pancreatic lipasePNLIPdigestive juiceIn order to exhibit optimal enzyme activity in the gut lumen, PL requires another protein, colipase, which is also secreted by the pancreas.[17]
lysosomal lipaseLIPAinterior space of organelle: lysosomeAlso referred to as lysosomal acid lipase (LAL or LIPA) or acid cholesteryl ester hydrolaseCholesteryl ester storage disease (CESD) and Wolman disease are both caused by mutations in the gene encoding lysosomal lipase.[18]
hepatic lipaseLIPCendotheliumHepatic lipase acts on the remaining lipids carried on lipoproteins in the blood to regenerate LDL (low density lipoprotein).
lipoprotein lipaseLPL or "LIPD"endotheliumLipoprotein lipase functions in the blood to act on triacylglycerides carried on VLDL (very low density lipoprotein) so that cells can take up the freed fatty acids.Lipoprotein lipase deficiency is caused by mutations in the gene encoding lipoprotein lipase.[19][20]
hormone-sensitive lipaseLIPEintracellular
gastric lipaseLIPFdigestive juiceFunctions in the infant at a near-neutral pH to aid in the digestion of lipids
endothelial lipaseLIPGendothelium
pancreatic lipase related protein 2PNLIPRP2 or "PLRP2" –digestive juice
pancreatic lipase related protein 1PNLIPRP1 or "PLRP1"digestive juicePancreatic lipase related protein 1 is very similar to PLRP2 and PL by amino acid sequence (all three genes probably arose via gene duplication of a single ancestral pancreatic lipase gene). However, PLRP1 is devoid of detectable lipase activity and its function remains unknown, even though it is conserved in other mammals.[21][22]-
lingual lipase?salivaActive at gastric pH levels. Optimum pH is about 3.5-6. Secreted by several of the salivary glands (Ebner's glands at the back of the tongue (lingua), the sublingual glands, and the parotid glands)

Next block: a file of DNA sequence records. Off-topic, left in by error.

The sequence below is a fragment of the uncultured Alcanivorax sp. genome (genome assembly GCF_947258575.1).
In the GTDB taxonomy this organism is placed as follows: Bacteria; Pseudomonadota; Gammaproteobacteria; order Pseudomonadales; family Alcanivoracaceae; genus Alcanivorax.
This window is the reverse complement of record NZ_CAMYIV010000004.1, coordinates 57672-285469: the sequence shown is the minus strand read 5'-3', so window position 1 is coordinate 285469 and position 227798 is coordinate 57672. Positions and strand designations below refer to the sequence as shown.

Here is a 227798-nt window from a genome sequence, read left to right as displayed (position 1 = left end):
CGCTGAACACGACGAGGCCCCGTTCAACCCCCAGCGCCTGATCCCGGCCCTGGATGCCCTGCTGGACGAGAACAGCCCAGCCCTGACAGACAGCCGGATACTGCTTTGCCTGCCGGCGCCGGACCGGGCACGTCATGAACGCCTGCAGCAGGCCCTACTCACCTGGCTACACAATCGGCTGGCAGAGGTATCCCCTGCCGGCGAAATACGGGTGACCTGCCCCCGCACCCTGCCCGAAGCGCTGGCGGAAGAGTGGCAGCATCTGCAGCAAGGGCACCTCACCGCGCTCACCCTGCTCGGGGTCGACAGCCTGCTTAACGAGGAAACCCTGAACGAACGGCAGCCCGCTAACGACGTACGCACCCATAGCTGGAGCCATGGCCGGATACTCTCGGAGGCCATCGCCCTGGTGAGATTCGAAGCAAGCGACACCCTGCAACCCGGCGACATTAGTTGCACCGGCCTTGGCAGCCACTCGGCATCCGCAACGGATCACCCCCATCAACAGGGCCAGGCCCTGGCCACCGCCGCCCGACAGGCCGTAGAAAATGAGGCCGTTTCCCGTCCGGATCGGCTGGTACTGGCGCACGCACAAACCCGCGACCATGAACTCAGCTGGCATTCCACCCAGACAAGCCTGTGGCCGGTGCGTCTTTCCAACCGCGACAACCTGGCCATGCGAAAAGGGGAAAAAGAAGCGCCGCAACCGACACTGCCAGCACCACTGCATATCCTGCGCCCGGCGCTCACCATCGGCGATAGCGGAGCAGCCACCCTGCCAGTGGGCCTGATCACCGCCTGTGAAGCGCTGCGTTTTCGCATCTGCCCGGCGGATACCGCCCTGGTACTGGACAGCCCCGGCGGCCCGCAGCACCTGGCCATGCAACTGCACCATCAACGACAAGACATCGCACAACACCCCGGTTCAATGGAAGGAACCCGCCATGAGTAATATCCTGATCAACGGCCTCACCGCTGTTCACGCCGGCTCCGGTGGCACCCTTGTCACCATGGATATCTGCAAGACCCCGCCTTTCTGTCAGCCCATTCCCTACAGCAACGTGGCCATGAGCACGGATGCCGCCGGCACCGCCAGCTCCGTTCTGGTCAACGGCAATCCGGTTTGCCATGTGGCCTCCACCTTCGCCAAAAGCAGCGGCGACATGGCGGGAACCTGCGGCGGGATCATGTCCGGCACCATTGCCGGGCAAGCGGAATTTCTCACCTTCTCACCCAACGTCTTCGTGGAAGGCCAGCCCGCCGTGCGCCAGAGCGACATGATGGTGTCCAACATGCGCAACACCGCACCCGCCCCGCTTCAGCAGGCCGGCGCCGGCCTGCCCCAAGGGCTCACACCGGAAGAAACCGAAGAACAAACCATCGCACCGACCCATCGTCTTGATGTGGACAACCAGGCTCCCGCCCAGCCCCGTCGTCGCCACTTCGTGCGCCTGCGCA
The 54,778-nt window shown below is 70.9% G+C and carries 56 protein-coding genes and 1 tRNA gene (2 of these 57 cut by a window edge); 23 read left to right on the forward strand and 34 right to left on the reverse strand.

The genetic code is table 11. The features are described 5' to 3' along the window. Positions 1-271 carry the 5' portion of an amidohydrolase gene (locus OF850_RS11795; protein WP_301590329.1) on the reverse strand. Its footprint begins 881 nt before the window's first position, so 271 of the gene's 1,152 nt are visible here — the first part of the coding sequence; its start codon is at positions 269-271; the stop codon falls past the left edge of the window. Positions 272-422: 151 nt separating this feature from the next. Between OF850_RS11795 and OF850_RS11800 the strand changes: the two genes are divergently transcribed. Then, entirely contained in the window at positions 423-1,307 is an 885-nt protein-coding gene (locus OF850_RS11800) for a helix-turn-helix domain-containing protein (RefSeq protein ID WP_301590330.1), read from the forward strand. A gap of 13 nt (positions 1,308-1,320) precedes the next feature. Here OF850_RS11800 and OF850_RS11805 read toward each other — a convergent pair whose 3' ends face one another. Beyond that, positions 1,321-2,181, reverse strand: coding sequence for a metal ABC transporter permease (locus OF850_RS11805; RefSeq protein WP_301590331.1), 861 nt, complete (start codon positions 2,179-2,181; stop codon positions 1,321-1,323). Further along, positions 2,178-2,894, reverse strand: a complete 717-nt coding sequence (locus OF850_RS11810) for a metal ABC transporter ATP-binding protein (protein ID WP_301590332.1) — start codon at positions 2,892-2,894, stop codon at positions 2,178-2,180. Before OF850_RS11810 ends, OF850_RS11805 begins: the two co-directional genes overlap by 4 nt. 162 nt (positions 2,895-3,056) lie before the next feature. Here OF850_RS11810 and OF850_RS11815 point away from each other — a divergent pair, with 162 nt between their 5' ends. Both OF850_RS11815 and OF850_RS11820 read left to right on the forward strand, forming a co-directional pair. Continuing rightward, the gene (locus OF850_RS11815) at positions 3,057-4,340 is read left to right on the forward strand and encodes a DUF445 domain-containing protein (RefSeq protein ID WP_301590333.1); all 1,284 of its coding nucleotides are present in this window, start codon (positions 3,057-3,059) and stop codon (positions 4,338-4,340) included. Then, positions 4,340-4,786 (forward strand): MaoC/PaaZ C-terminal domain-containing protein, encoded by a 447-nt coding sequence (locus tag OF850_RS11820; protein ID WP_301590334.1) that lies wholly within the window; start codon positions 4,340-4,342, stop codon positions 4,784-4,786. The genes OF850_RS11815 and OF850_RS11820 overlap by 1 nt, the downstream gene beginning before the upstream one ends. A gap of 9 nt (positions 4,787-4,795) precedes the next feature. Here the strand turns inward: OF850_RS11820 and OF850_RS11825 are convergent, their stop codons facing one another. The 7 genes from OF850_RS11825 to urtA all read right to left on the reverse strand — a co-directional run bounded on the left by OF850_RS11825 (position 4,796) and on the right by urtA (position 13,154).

Other lipases include LIPH, LIPI, LIPJ, LIPK, LIPM, LIPN, MGLL, DAGLA, DAGLB, and CEL.

There also are a diverse array of phospholipases, but these are not always classified with the other lipases.

Industrial uses

Lipases serve important roles in human practices as ancient as yogurt and cheese fermentation. However, lipases are also being exploited as cheap and versatile catalysts to degrade lipids in more modern applications. For instance, a biotechnology company has brought recombinant lipase enzymes to market for use in applications such as baking, laundry detergents and even as biocatalysts[23] in alternative energy strategies to convert vegetable oil into fuel.[24][25] High enzyme activity lipase can replace traditional catalyst in processing biodiesel, as this enzyme replaces chemicals in a process which is otherwise highly energy intensive,[26] and can be more environmentally friendly and safe. Industrial application of lipases requires process intensification for continuous processing using tools like continuous flow microreactors at small scale.[27][28] Lipases are generally animal sourced, but can also be sourced microbially.

Diagnostic use

Blood tests for lipase may be used to help investigate and diagnose acute pancreatitis and other disorders of the pancreas.[29] Measured serum lipase values may vary depending on the method of analysis.

Medical use

Lipase can also assist in the breakdown of fats into lipids in those undergoing pancreatic enzyme replacement therapy (PERT). It is a key component in Sollpura (Liprotamase).[30][31]

Additional images

See also